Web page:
News in brief: Mask exemptions for facial skin diseases; Biosimilar switching safe in psoriasis patients; Rethink your imaging requests to cut carbon footprint

Tuesday, 17 May 2022


Mask exemptions not warranted for facial skin diseases?

Written mask exemptions for patients with dermatological issues should almost always be given an expiry date as few skin problems are severe enough to warrant them permanently, researchers say.

While mask mandates have been scaled back over recent months in Australia, clinicians are still receiving requests for exemptions to rules requiring face coverings in healthcare and other settings.

But despite most jurisdictions allowing exemptions for serious facial skin conditions, guidance remains limited, according to researchers from the Occupational Dermatology Research and Education Centre, Skin Health Institute in Melbourne.

In a letter to the MJA this week, they stressed there were cases that may warrant exemption including severe dermatitis with crusting or weeping and severe infections such as impetigo or eczema herpeticum.

Treatments for actinic damage such as 5- fluorouracil, imiquimod or photodynamic therapy may cause severe inflammation, they wrote.

But they added: “We suggest if exemptions are warranted, duration should be minimised, which may be before resolution of the dermatoses (eg, 2 weeks followed by a review).”

“This is essential given masks have been key in reducing SARS-CoV-2 transmission.”

Education regarding skin care was also vital during with the aim of eventually ending mask exemptions, the researchers said.

They called for an assessment pathway to be developed for facial dermatoses impeding mask use which would guide prompt treatment and a return to masking where appropriate.


Infliximab switching appears safe in psoriasis patients

Switching to an infliximab biosimilar brand appears to be safe with no increase in incidence of infusion reactions, experience from Queensland suggests.

In 2020 many patients in the state were switched to Renflexis after Queensland Health removed the infliximab originator from the state formulary. A review of medical records for 119 patients who were switched found that the rate of infusion reactions was no different (1.7% vs 2.6%) when compared to reactions to doses prior to the switch. There were no infusion reactions reported among 17 treatment-naive patients initiated on Renflexis, according to University of Queensland researchers.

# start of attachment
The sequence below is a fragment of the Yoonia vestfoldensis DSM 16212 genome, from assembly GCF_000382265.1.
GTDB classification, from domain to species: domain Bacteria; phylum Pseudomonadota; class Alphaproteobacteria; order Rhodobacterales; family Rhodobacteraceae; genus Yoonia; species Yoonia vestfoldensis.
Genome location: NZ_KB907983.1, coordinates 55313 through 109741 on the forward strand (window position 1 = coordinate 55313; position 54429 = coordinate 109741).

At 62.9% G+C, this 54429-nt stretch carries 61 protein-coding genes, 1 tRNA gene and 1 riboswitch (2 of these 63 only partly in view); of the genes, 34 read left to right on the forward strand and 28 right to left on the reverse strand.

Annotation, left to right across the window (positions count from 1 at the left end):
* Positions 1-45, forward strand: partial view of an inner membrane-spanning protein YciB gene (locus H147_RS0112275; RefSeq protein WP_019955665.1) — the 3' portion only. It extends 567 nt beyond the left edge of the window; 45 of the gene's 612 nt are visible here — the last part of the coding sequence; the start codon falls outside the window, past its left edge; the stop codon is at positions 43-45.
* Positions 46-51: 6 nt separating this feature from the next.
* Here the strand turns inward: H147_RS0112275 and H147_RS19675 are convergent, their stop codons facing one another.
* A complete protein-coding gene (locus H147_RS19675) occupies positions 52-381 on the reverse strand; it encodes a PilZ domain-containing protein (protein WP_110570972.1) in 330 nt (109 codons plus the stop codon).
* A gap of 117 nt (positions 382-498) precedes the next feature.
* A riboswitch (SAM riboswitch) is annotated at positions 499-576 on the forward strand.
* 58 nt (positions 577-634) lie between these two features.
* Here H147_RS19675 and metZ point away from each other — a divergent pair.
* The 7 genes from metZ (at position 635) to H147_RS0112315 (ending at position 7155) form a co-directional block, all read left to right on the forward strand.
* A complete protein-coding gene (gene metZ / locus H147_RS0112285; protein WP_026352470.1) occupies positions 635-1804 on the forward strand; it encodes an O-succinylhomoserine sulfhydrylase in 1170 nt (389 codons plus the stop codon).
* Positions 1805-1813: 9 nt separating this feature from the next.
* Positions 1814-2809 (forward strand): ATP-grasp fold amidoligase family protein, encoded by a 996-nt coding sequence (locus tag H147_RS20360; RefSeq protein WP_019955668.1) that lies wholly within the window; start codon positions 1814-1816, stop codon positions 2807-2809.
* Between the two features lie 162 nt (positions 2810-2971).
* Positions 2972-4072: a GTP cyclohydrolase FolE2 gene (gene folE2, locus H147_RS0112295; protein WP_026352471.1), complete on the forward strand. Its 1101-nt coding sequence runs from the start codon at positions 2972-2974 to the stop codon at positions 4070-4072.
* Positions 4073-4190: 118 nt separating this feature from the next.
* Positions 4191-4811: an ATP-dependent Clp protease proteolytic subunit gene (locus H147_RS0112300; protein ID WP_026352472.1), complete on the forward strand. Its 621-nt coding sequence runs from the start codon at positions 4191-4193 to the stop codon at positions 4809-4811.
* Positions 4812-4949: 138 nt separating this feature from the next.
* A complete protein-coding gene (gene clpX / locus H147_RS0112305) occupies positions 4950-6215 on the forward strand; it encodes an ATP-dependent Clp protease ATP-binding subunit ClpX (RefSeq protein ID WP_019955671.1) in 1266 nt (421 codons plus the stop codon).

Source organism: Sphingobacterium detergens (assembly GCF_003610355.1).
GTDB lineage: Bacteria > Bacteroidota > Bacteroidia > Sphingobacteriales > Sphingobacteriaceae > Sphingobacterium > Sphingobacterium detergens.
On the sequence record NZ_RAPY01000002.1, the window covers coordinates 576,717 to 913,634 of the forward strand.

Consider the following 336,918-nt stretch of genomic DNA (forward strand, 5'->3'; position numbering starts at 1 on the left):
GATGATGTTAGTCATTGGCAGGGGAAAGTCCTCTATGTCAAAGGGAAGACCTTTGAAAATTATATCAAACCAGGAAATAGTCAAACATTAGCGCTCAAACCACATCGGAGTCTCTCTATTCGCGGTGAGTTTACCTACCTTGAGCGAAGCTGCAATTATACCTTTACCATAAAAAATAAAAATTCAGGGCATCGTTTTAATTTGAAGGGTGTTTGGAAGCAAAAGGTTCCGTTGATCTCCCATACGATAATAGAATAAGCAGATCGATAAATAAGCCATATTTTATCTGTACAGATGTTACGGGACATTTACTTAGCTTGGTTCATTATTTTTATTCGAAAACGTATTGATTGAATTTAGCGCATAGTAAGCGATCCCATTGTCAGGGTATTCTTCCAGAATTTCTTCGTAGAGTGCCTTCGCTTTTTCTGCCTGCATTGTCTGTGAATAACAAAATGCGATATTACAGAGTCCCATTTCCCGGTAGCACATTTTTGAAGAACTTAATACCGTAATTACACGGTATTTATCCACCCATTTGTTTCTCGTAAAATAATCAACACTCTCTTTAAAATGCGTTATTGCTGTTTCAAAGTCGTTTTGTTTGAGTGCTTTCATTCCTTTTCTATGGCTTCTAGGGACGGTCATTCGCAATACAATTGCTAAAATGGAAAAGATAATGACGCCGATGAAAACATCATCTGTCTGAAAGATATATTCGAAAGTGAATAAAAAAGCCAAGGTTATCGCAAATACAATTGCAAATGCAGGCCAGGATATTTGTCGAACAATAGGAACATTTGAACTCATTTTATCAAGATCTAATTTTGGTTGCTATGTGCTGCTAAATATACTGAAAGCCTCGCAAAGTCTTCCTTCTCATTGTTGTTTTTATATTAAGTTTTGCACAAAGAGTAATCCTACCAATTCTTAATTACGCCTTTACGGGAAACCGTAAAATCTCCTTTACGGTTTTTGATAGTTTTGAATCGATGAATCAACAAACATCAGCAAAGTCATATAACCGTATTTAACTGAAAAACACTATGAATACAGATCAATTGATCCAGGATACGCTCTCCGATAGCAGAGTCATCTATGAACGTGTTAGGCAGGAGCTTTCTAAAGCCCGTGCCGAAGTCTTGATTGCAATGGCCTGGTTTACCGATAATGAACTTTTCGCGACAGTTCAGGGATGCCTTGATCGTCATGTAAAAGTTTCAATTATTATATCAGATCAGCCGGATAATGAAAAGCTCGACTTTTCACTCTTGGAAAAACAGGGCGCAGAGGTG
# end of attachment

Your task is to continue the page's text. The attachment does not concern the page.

The most common indications for infliximab were Crohn’s disease and ulcerative colitis (56%), ankylosing spondylitis (14.4%), rheumatoid arthritis (5%), psoriatic arthritis (5%) and psoriasis (5%).

Their findings are published in Journal of Pharmacy Practice and Research.


Rethink your imaging requests to cut carbon footprint

Clinicians are being urged to reduce the healthcare carbon footprint by adopting a three-pronged strategy to make more efficient use of diagnostic imaging.

Diagnostic imaging and pathology testing account for almost 10% of the hospital carbon footprint, with MRI and CT scans accounting for a high proportion of it, a Melbourne University study has shown.

The carbon emissions from an MRI were equivalent to driving a car for 145 km, while a CT scan carbon emission was equal to driving 76 km, the findings in Lancet Regional Health showed.

Much of the large carbon footprint was due to electricity use by scanners, and in particular, their standby power use, said the researchers, who recommended that clinicians and administrators make efforts to reduce unnecessary imaging and/or switch imaging to a lower carbon modality such as X-rays.

Other carbon footprint reduction tips include turning scanners off when they are not required rather than leaving them on standby and ensuring existing scanners have high utilisation rates, the researchers suggested.

 

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